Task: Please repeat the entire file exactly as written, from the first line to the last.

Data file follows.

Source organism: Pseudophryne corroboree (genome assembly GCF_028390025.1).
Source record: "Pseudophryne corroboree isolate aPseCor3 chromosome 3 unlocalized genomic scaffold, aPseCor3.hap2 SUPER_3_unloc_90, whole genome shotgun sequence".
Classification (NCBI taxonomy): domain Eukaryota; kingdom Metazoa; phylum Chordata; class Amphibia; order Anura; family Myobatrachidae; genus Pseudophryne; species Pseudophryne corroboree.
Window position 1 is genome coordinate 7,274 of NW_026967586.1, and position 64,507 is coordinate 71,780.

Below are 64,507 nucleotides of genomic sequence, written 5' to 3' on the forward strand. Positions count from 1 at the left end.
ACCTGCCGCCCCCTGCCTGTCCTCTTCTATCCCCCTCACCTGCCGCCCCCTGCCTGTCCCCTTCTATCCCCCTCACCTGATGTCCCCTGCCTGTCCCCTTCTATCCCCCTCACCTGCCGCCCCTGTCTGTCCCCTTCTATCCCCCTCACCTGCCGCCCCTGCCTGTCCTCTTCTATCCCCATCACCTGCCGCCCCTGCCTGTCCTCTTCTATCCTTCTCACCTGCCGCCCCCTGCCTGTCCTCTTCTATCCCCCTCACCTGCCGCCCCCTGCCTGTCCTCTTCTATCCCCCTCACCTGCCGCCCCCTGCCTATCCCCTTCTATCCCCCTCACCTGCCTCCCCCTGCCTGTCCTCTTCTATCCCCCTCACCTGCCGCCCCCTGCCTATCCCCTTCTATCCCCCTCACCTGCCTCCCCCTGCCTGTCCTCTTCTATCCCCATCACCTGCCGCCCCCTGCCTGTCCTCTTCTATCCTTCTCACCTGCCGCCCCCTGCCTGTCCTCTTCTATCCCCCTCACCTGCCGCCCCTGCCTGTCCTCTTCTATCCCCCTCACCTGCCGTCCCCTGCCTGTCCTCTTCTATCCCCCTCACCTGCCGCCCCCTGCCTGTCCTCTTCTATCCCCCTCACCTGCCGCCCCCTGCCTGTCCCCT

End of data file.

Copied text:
Source organism: Pseudophryne corroboree (genome assembly GCF_028390025.1).
Source record: "Pseudophryne corroboree isolate aPseCor3 chromosome 3 unlocalized genomic scaffold, aPseCor3.hap2 SUPER_3_unloc_90, whole genome shotgun sequence".
Classification (NCBI taxonomy): domain Eukaryota; kingdom Metazoa; phylum Chordata; class Amphibia; order Anura; family Myobatrachidae; genus Pseudophryne; species Pseudophryne corroboree.
Window position 1 is genome coordinate 7,274 of NW_026967586.1, and position 64,507 is coordinate 71,780.

Below are 64,507 nucleotides of genomic sequence, written 5' to 3' on the forward strand. Positions count from 1 at the left end.
ACCTGCCGCCCCCTGCCTGTCCTCTTCTATCCCCCTCACCTGCCGCCCCCTGCCTGTCCCCTTCTATCCCCCTCACCTGATGTCCCCTGCCTGTCCCCTTCTATCCCCCTCACCTGCCGCCCCTGTCTGTCCCCTTCTATCCCCCTCACCTGCCGCCCCTGCCTGTCCTCTTCTATCCCCATCACCTGCCGCCCCTGCCTGTCCTCTTCTATCCTTCTCACCTGCCGCCCCCTGCCTGTCCTCTTCTATCCCCCTCACCTGCCGCCCCCTGCCTGTCCTCTTCTATCCCCCTCACCTGCCGCCCCCTGCCTATCCCCTTCTATCCCCCTCACCTGCCTCCCCCTGCCTGTCCTCTTCTATCCCCCTCACCTGCCGCCCCCTGCCTATCCCCTTCTATCCCCCTCACCTGCCTCCCCCTGCCTGTCCTCTTCTATCCCCATCACCTGCCGCCCCCTGCCTGTCCTCTTCTATCCTTCTCACCTGCCGCCCCCTGCCTGTCCTCTTCTATCCCCCTCACCTGCCGCCCCTGCCTGTCCTCTTCTATCCCCCTCACCTGCCGTCCCCTGCCTGTCCTCTTCTATCCCCCTCACCTGCCGCCCCCTGCCTGTCCTCTTCTATCCCCCTCACCTGCCGCCCCCTGCCTGTCCCCT